© 2003 Samvado Gunnar Kossatz

The Bhagwan Shree Rajneesh and his followers are gone from Oregon, but absolutely not forgotten.  The religious leader set up camp on a ranch in Wasco County in the early 80s, and captured attention and headlines and law enforcement scrutiny. 

What began as a "free love" movement turned darker, including attempts to kill key officials and members of the public. 

This month's edition of Underground History, our regular soiree with the Southern Oregon University Laboratory of Anthropology, covers the after-the-fact investigation of Rajneeshpuram. 

Matthew Cowan of the Oregon Historical Society played a part in the creation of the recent Netflix documentary about the Rajneeshees. 

Dennis Griffin is the state archaelogist who did some work on the ranch. 

BLM/Public Domain

Few people had heard of fairy shrimp when they showed up in Jackson County 20 years ago.  Before that, the little critters were thought to be no closer than Mount Shasta. 

But they live in vernal pools, seasonal pools of water, in the Agate Desert around White City.  And they are listed as threatened, requiring some effort to protect them. 

This month's edition of Underground History, with our partners at the Southern Oregon University Laboratory of Anthropology, considers the shrimp... archaeologists have done some work exploring the areas where they live. 

Underground History: Balloon Bombs Remembered

Apr 25, 2018
Michael (a.k.a. moik) McCullough, CC BY 2.0, https://commons.wikimedia.org/w/index.php?curid=58371763

The fears of a Japanese attack on the mainland United States actually came true during the second World War.  But no one knew it at the time. 

The discovery of a balloon bomb near Bly, Oregon in the spring of 1945 resulted in the deaths of six people. 

That case and others were kept under wraps by government censors at the time. 

Our Underground History segment with the archaeologists of the Southern Oregon University Laboratory of Anthropology (SOULA) focuses on the balloon bombings this month.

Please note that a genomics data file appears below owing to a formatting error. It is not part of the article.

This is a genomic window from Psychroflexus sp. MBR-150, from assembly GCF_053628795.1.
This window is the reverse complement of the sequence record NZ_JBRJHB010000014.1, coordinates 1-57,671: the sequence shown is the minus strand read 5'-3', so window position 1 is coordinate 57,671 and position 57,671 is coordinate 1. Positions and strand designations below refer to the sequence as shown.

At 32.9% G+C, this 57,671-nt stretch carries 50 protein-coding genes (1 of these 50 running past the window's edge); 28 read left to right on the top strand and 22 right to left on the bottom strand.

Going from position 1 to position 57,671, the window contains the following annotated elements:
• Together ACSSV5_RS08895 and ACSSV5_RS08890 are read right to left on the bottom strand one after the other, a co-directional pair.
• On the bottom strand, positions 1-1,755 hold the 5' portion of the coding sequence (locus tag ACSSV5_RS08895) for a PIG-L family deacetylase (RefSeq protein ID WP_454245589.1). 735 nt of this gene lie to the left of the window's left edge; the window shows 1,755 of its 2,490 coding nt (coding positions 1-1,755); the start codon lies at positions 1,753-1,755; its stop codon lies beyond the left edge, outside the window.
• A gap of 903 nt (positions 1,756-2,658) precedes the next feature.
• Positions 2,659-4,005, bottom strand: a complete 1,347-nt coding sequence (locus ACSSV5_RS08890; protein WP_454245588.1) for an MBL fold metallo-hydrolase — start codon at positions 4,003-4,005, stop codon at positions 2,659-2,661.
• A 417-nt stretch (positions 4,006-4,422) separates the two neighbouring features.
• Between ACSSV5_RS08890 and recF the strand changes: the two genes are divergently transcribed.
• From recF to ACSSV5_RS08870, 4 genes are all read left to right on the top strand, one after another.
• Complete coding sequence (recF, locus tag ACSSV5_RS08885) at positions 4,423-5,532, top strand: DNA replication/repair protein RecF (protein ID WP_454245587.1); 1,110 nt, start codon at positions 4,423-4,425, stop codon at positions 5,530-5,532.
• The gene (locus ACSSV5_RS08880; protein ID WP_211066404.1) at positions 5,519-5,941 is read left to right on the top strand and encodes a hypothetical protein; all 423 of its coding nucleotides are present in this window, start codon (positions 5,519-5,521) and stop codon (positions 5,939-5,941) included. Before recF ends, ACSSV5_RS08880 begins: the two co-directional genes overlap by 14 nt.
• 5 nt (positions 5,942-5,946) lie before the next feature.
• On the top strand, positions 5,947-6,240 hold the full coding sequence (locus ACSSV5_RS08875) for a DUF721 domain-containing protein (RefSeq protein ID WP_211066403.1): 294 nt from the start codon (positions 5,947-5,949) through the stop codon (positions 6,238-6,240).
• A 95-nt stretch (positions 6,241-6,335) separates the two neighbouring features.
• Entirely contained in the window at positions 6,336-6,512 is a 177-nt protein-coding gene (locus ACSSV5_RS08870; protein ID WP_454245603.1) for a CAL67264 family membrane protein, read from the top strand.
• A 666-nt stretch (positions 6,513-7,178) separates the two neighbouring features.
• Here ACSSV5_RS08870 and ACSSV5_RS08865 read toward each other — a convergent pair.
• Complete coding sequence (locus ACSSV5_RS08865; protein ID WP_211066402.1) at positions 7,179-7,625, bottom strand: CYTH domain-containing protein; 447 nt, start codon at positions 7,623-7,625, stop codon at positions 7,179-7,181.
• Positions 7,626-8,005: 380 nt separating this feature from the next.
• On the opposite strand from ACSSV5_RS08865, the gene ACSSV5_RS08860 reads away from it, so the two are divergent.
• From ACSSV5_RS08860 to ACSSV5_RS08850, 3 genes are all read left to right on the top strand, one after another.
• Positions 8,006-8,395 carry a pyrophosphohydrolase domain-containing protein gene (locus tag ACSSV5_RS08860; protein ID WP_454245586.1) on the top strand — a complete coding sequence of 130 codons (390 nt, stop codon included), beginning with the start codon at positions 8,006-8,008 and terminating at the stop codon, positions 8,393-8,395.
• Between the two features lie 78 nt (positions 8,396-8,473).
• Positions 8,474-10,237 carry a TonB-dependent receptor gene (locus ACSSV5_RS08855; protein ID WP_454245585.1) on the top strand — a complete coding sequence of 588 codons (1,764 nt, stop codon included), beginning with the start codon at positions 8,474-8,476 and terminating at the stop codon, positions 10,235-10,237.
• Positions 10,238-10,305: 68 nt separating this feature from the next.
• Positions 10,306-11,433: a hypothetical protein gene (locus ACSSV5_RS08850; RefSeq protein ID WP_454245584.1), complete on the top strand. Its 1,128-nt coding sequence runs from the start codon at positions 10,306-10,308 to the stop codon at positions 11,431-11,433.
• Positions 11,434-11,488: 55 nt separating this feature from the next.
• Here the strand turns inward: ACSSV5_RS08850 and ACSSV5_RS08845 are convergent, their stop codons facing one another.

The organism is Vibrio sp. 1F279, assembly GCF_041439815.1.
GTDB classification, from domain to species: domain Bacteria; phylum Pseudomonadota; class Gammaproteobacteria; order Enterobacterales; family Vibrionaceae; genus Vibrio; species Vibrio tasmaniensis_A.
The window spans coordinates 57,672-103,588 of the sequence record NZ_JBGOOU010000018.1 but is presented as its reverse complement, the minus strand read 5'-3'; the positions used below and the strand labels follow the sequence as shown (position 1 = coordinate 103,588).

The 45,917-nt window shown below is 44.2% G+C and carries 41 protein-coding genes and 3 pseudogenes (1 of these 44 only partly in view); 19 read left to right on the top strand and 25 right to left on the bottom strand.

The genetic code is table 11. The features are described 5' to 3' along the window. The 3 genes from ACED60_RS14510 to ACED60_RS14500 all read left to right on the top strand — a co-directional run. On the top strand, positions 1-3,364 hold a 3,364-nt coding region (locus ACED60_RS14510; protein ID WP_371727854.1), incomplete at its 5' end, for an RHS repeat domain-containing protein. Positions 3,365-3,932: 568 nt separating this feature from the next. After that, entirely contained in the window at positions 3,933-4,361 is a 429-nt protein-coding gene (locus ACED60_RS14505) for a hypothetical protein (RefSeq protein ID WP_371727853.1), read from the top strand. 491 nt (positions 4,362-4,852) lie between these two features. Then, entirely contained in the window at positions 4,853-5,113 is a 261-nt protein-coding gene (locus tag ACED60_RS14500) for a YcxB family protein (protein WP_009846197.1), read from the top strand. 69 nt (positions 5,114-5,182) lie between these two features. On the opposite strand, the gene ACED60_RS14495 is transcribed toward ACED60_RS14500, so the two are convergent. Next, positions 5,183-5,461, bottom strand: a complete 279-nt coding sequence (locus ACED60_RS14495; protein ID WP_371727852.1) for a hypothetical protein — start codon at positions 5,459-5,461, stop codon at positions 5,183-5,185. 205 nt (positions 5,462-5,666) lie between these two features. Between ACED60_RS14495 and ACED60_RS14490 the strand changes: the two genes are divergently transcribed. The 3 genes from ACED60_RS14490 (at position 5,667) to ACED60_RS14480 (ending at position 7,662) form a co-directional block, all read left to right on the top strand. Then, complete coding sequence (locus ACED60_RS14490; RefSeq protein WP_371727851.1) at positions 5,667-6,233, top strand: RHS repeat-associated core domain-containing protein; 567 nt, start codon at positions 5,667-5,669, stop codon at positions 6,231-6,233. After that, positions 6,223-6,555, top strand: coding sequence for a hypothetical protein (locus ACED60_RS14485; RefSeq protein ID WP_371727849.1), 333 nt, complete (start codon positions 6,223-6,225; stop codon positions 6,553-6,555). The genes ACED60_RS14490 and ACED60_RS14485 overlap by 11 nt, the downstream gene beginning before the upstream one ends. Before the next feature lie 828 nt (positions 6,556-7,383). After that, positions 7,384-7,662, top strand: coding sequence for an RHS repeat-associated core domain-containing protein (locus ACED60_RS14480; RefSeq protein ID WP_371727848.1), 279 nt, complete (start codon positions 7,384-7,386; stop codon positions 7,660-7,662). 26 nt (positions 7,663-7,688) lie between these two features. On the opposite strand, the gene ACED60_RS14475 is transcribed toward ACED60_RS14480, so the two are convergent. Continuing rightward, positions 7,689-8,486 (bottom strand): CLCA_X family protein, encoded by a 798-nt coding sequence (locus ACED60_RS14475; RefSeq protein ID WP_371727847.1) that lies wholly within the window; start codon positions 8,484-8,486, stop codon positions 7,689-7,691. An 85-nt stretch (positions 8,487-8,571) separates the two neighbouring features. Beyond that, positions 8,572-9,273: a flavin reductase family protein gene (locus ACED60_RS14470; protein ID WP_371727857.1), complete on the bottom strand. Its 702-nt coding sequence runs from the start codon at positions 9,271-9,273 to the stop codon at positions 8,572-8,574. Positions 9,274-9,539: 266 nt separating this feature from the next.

The Waldo-Bogle family were early African-American residents of Oregon.
Oregon Historical Society

Underground History is one of The Jefferson Exchange's most popular segments.

But why just listen on the radio? We're bringing Underground History above ground with Underground History Live!

Join Jefferson Exchange host Geoffrey Riley and Chelsea Rose from SOU's Anthropology Lab at The Black Sheep Pub and Restaurant on the plaza in Ashland for our next Underground History Live. It happens Monday, April 30 from 6:00 - 8:00 pm.

bbcrc.org

Anybody who knows a thing or two about railroads in our region knows the significant of Black Butte. 

It's the junction south of Weed where the Siskiyou Line of the former Southern Pacific, the old main line, meets its successor, the Cascade route: the current main line. 

Seems like a good place for some kind of celebration of railroad history.  And it is, through the efforts of the Black Butte Center for Railroad Culture

It is not strictly a railroad museum, because it incorporates railroad literature and music and other aspects of railroad culture.  And it is the focus of this month's edition of Underground History, our regular confab with the Southern Oregon University Laboratory of Anthropology, SOULA. 

Oregon State Archives

Oregon remains one of the whitest states in the union, a legacy of the state's exclusion of all people of color upon entering the Union. 

But African-Americans have made significant contributions to the state throughout its history.  And those contributions are recognized in the first-ever Black History Month observance at the Oregon State Archives. 

"Black in Oregon, 1840-1870" is now on display, and it is the subject of this month's edition of Underground History.